Make sure the traveler has the proper documentation, especially if the destination requires a visa. The State Department's country information tells you whether you need one; for more info, consult the country's embassy page.

A communications plan. Discuss when you will hear from your child, and settle on how (Apps such as WhatsApp? Skype? Text?), Bernier-Toth said.

Also discuss enrolling in the Smart Traveler Enrollment Program, or STEP, at step.state.gov. Maybe letting the State Department know where you are feels too Big Brother-ish. OK, maybe it is. But if your child doesn't check in, you can turn to State for help because it will have the itinerary.

The enrollee also will receive updates on current alerts or concerns. A parent can enroll too and receive that same information, Bernier-Toth said.

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The perils of drugs and alcohol. Recreational marijuana may be legal in California but it's not in every state, and it's definitely not in many foreign countries.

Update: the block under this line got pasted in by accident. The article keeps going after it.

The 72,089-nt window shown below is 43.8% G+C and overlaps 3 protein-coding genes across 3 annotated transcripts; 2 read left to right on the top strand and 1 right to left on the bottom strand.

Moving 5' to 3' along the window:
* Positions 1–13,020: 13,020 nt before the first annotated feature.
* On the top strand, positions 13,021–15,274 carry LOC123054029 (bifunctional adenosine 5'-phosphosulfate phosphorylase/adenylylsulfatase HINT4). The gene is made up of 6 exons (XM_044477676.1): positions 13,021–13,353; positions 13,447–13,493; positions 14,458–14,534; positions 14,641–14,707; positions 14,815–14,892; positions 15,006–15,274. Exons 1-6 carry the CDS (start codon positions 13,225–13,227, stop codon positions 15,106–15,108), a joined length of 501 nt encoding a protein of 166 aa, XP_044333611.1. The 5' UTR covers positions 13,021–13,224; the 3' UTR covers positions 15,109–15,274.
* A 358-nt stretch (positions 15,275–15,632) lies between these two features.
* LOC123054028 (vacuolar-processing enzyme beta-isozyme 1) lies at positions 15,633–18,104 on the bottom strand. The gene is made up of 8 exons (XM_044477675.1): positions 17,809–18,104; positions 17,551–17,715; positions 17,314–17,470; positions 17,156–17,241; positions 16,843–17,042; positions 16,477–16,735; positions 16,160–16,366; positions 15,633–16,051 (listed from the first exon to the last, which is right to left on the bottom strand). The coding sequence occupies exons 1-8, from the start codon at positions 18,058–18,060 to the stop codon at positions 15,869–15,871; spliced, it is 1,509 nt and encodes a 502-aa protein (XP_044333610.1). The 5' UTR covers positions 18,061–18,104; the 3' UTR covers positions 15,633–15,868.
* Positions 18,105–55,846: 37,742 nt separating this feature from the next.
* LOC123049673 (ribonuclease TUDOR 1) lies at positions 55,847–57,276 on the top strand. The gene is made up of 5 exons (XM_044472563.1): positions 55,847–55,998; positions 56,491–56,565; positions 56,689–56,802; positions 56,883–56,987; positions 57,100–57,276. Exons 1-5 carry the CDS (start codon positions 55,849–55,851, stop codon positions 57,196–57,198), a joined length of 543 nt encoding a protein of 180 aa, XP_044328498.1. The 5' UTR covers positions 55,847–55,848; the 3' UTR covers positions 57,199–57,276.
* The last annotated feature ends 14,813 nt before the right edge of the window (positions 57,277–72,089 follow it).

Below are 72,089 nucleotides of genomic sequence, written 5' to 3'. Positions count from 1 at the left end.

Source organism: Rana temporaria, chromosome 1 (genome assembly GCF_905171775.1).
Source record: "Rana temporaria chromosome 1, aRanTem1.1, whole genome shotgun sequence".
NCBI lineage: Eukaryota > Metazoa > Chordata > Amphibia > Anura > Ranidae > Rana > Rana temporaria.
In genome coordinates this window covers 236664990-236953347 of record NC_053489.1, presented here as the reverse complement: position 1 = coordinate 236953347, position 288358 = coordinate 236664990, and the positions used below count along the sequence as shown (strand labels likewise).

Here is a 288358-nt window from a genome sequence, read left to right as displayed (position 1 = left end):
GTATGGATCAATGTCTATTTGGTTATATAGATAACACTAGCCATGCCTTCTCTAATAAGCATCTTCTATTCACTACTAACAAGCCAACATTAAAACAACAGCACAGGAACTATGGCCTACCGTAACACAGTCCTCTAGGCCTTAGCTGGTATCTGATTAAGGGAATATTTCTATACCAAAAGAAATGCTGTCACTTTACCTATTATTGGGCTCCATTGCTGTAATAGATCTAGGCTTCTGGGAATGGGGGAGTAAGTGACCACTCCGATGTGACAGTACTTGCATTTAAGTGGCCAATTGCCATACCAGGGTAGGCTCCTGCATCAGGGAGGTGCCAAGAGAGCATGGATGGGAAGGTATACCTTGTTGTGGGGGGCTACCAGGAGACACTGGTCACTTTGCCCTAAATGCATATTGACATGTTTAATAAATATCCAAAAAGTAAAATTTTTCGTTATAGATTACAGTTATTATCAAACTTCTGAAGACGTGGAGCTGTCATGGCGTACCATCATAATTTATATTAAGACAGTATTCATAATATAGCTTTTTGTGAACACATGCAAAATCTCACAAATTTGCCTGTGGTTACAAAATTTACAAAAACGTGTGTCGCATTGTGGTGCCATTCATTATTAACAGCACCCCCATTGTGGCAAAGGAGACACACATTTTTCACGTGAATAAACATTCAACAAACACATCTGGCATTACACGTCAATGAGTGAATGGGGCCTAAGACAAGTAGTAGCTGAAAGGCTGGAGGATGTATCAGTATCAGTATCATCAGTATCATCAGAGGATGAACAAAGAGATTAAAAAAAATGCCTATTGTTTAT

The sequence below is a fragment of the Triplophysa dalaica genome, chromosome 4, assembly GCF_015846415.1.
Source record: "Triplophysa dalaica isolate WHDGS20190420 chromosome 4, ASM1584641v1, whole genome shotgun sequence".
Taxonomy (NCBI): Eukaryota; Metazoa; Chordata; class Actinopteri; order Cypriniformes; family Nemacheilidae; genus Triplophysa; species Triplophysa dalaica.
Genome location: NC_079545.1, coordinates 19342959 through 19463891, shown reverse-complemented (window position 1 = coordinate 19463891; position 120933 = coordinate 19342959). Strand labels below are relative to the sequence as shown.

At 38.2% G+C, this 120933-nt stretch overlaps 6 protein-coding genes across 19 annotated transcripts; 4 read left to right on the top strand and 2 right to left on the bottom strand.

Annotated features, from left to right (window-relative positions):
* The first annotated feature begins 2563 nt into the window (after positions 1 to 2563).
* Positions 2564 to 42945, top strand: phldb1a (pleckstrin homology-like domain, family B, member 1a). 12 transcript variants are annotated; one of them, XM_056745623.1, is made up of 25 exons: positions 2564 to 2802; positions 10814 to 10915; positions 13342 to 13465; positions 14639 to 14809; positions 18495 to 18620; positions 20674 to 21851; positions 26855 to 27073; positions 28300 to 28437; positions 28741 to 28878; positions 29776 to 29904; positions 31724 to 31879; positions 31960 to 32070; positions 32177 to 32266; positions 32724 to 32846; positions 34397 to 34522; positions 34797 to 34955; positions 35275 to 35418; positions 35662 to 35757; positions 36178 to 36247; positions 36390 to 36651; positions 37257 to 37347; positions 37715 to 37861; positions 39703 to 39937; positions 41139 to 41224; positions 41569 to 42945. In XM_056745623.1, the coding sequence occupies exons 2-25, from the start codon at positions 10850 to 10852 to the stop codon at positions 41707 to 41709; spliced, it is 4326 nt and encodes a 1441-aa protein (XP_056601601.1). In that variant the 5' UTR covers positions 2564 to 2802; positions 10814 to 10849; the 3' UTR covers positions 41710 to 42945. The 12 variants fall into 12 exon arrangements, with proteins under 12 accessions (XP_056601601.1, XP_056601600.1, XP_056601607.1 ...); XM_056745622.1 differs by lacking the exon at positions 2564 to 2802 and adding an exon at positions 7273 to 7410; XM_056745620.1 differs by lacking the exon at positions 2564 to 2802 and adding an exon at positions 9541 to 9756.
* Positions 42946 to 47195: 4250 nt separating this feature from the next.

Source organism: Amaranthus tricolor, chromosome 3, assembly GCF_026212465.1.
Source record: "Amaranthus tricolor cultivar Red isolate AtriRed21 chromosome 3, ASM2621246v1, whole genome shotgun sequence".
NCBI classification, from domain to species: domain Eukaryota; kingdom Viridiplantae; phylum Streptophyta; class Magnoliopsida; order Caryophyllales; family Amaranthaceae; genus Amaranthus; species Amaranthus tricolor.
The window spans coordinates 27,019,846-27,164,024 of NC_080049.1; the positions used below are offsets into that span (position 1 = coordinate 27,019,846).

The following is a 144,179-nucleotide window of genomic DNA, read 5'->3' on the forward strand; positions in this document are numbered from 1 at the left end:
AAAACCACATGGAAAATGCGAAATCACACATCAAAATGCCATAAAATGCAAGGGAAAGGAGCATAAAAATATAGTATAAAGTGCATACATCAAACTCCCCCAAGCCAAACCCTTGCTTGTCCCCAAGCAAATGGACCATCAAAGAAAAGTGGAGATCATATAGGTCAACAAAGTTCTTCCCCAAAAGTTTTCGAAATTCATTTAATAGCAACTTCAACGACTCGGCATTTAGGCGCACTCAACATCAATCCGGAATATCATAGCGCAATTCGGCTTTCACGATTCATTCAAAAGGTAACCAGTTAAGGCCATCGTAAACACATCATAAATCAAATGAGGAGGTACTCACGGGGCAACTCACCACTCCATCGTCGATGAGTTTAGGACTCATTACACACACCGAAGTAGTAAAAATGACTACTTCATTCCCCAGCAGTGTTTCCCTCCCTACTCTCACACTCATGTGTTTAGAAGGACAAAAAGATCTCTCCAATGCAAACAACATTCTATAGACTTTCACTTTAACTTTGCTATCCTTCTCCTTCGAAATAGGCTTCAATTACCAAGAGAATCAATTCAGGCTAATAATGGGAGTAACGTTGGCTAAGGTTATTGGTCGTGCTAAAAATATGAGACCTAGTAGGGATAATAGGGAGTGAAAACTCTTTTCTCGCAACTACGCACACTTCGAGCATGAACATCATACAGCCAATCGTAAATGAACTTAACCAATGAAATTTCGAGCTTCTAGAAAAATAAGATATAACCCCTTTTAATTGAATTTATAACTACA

Here's a chilling line from State's country information on Indonesia, chosen at random: "If you are convicted of possession, use, or trafficking of illegal drugs in Indonesia, you can expect heavy fines and long jail sentences, including the death penalty." Heavy fine indeed.

As for alcohol, it is, perhaps, a vain hope that no alcohol will pass your child's lips, but could there be a designated sober person if your student is traveling in a group? There have been concerns about tainted alcohol being served in Mexico, and someone needs to keep his or her wits about them, regardless of the destination.

Insurance. Please. "We strongly encourage travelers of any age … to obtain both medical travel insurance and evacuation insurance," Bernier-Toth said.

Travel comparison site Squaremouth notes that spring breakers can buy themselves 24-hour assistance with a policy.

As with all insurance, there are exclusions, and a recent statement from Squaremouth included these sobering words: "It's no secret that many college students will be drinking alcohol while on their vacation, especially if their destination's drinking age is lower than it is at home.

"If a traveler needs emergency medical treatment while on their spring break trip, travel insurance will cover them, unless they're intoxicated. If their medical notes indicate that they were drinking past the legal limit, the claim will be denied."

So cheers. We don't mean to ruin anyone's fun. Just know where and when to draw the lines, keep in touch with home and take an extra credit card (hidden in your possessions) with quite a bit of credit on it and maybe a cash advance feature just in case you need, you know, bail money for your best friend.

Have a travel dilemma or inquiry? Write to travel@latimes.com. We regret we cannot answer every inquiry.